Background: Spacer devices are increasingly used to aid inhalational therapy, and many different devices are available. Patient and spacer size and spacer static charge may affect drug delivery, but the optimum spacer size and method of reducing static charge is not certain.
Objective: We sought to determine the output of budesonide from 3 different spacer devices when assessed by using simulated breathing at different tidal volumes and to assess the effect of washing and handling the spacer on drug output.
Methods: Three spacer types were assessed: 2 polycarbonate spacers, the Aerochamber and the Nebuhaler, and the metal Nebuchamber or Non-Electrostatic-Spacer. Breathing was simulated by using a sinus flow pump. Metered-dose inhalers of budesonide 200 microg were actuated into the spacer, which was attached to the breathing simulator for 5 simulated breathing cycles. Budesonide was collected on a filter placed between the spacer and breathing simulator and was assayed by HPLC. Spacers were assessed after they had been washed briefly in water, after they had been washed briefly in cetrimide solution in an attempt to reduce their static charge, and after they had been handled to simulate normal use. In separate experiments budesonide particle size from the spacers was measured by using a multistage liquid impinger.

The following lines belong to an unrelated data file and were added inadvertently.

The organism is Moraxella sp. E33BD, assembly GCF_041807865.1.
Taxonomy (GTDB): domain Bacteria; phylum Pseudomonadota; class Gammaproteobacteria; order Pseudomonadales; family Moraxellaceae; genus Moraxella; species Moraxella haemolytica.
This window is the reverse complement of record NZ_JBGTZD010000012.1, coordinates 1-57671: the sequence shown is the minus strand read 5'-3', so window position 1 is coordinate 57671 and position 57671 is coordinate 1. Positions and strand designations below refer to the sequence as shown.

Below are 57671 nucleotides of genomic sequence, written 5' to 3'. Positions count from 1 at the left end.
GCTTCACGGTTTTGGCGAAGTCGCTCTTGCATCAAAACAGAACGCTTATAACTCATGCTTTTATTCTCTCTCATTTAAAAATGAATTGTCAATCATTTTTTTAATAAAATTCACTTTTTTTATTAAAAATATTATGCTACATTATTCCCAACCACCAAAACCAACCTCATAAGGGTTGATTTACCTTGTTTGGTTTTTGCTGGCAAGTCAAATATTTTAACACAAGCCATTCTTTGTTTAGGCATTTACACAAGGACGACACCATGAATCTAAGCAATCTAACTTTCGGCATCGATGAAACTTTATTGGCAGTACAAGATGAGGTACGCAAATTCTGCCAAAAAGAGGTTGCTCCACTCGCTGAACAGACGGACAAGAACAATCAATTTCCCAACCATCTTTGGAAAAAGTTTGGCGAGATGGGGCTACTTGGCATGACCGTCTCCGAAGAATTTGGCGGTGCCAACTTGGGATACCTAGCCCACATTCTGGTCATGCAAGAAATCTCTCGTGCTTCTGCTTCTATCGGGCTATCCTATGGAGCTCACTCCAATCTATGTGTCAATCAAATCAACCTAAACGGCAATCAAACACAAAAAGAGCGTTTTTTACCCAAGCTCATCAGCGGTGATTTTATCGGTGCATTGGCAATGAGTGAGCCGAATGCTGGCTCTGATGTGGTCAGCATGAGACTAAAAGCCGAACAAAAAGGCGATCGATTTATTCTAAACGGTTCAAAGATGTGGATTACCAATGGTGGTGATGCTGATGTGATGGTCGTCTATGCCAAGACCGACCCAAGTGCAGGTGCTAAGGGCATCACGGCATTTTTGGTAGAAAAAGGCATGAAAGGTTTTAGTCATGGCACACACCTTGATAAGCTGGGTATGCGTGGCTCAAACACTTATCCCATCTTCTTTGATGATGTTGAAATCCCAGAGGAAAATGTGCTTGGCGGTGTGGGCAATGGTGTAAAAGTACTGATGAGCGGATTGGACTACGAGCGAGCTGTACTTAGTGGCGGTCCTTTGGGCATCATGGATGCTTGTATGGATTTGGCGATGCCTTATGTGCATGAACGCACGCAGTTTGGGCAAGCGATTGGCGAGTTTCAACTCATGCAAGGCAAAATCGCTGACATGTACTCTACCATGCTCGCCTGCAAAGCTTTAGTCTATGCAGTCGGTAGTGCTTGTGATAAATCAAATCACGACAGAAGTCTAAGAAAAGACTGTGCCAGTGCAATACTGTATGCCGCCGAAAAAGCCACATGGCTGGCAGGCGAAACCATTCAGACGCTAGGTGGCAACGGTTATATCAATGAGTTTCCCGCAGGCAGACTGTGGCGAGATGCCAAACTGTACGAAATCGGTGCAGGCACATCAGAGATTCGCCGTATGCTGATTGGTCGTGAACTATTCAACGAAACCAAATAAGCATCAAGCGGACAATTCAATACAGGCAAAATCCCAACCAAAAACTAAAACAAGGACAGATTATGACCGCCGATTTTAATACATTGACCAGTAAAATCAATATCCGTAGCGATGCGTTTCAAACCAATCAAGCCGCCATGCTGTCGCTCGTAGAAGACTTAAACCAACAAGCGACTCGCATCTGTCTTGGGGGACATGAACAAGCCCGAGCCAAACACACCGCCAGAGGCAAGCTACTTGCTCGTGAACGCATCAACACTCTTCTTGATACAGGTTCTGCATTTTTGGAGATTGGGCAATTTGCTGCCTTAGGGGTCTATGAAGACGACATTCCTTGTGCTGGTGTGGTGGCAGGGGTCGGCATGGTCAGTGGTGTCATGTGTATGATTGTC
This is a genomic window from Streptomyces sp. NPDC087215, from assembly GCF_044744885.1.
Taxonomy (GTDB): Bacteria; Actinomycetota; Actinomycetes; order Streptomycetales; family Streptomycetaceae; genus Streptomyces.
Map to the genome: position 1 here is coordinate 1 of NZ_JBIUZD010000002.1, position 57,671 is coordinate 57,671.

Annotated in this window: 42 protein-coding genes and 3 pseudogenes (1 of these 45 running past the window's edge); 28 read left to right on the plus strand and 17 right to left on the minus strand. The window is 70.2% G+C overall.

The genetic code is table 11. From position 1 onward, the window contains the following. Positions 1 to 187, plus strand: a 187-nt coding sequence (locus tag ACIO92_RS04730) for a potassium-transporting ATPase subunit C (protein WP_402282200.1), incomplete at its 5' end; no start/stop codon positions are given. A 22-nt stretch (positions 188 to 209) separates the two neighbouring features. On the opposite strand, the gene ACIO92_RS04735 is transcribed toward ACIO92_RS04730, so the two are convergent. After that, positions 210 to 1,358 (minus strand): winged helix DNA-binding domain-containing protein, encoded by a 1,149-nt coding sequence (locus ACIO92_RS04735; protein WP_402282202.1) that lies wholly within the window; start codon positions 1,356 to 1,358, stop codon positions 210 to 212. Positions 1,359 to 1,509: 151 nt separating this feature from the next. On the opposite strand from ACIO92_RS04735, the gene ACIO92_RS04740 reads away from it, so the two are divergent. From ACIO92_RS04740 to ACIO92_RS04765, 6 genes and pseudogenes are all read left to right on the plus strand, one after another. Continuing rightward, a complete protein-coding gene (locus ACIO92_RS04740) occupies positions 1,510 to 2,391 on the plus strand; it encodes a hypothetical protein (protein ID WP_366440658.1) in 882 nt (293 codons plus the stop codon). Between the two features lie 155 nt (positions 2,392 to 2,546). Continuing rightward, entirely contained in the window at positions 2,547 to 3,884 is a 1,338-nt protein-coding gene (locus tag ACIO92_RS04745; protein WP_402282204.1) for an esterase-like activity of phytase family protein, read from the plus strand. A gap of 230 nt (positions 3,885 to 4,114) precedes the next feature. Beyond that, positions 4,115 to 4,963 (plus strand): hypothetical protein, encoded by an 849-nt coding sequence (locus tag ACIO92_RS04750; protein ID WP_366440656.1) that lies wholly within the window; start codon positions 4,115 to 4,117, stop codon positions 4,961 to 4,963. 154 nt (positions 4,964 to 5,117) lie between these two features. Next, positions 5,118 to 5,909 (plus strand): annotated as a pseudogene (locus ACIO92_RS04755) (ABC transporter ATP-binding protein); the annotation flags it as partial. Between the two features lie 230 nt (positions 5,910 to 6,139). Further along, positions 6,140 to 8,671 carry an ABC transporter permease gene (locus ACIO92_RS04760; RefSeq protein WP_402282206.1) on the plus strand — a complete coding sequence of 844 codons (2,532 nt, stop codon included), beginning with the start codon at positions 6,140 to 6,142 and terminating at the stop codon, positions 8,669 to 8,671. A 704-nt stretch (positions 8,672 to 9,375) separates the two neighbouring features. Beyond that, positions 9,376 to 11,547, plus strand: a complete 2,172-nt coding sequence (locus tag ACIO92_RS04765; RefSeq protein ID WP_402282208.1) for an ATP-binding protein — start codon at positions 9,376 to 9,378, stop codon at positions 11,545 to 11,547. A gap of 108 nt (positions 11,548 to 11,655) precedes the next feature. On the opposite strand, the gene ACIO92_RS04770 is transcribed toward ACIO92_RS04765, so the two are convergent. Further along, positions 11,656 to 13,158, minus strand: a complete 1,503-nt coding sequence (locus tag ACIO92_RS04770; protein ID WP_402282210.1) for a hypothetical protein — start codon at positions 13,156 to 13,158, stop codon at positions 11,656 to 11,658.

Results: Drug output from the Nebuchamber was greater than that from the other 2 spacers, especially at lower tidal volumes. With 150 mL of tidal volume, the Nebuchamber delivered 36% of the nominal dose to the filter versus 13% from the Nebuhaler and 7% from the Aerochamber. The output from the Aerochamber and Nebuhaler increased linearly with tidal volume, but this was not the case with the Nebuchamber, in which output was constant at tidal volumes of 150 mL and above. Compared with washing in tap water, neither washing the spacers in 0.1% cetrimide solution nor vigorous wiping with a paper towel changed their output. Thirty-eight percent of the drug from the Nebuchamber was contained in particles smaller than 4.7 microm in diameter compared with 47% from the Nebuhaler and 53% from the Aerochamber.
Conclusions: The Nebuchamber increases in vitro budesonide delivery compared with the polycarbonate spacers tested but delivers a greater percentage of the drug in large particles. No increase in delivery with tidal volume was seen with the Nebuchamber, which would deliver a higher dose of drug per kilogram of body weight to smaller patients. Briefly washing the polycarbonate spacers in water or in a weak detergent solution, simulating household washing, did not make them as effective as the metal spacer. Further research is needed to determine a practical washing and handling method to reduce static charge on polycarbonate spacers.